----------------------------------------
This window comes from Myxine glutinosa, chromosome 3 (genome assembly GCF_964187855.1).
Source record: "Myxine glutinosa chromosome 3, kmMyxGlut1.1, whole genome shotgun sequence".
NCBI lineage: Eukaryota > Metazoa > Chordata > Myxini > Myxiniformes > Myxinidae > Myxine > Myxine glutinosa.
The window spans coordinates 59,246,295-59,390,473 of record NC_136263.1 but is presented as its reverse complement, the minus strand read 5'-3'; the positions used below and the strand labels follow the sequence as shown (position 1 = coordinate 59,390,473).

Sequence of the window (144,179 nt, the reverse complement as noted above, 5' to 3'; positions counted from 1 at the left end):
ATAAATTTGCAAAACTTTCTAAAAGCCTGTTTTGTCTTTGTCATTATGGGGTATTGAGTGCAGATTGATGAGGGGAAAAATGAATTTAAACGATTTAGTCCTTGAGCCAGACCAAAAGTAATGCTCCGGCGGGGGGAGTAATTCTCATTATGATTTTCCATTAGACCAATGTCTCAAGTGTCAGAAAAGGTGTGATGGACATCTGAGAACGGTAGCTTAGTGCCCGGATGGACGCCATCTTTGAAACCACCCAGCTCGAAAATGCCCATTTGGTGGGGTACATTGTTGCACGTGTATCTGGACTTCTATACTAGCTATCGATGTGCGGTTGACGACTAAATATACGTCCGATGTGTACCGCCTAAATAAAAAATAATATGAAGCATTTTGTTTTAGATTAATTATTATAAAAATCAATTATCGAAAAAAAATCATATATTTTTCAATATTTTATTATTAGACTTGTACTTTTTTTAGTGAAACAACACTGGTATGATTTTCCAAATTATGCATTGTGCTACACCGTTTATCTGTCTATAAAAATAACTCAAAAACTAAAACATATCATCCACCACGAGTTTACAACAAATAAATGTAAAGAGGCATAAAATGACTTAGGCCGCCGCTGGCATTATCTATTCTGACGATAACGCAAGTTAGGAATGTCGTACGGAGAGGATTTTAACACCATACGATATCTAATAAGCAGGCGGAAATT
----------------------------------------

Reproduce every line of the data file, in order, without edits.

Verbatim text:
This window comes from Myxine glutinosa, chromosome 3 (genome assembly GCF_964187855.1).
Source record: "Myxine glutinosa chromosome 3, kmMyxGlut1.1, whole genome shotgun sequence".
NCBI lineage: Eukaryota > Metazoa > Chordata > Myxini > Myxiniformes > Myxinidae > Myxine > Myxine glutinosa.
The window spans coordinates 59,246,295-59,390,473 of record NC_136263.1 but is presented as its reverse complement, the minus strand read 5'-3'; the positions used below and the strand labels follow the sequence as shown (position 1 = coordinate 59,390,473).

Sequence of the window (144,179 nt, the reverse complement as noted above, 5' to 3'; positions counted from 1 at the left end):
ATAAATTTGCAAAACTTTCTAAAAGCCTGTTTTGTCTTTGTCATTATGGGGTATTGAGTGCAGATTGATGAGGGGAAAAATGAATTTAAACGATTTAGTCCTTGAGCCAGACCAAAAGTAATGCTCCGGCGGGGGGAGTAATTCTCATTATGATTTTCCATTAGACCAATGTCTCAAGTGTCAGAAAAGGTGTGATGGACATCTGAGAACGGTAGCTTAGTGCCCGGATGGACGCCATCTTTGAAACCACCCAGCTCGAAAATGCCCATTTGGTGGGGTACATTGTTGCACGTGTATCTGGACTTCTATACTAGCTATCGATGTGCGGTTGACGACTAAATATACGTCCGATGTGTACCGCCTAAATAAAAAATAATATGAAGCATTTTGTTTTAGATTAATTATTATAAAAATCAATTATCGAAAAAAAATCATATATTTTTCAATATTTTATTATTAGACTTGTACTTTTTTTAGTGAAACAACACTGGTATGATTTTCCAAATTATGCATTGTGCTACACCGTTTATCTGTCTATAAAAATAACTCAAAAACTAAAACATATCATCCACCACGAGTTTACAACAAATAAATGTAAAGAGGCATAAAATGACTTAGGCCGCCGCTGGCATTATCTATTCTGACGATAACGCAAGTTAGGAATGTCGTACGGAGAGGATTTTAACACCATACGATATCTAATAAGCAGGCGGAAATT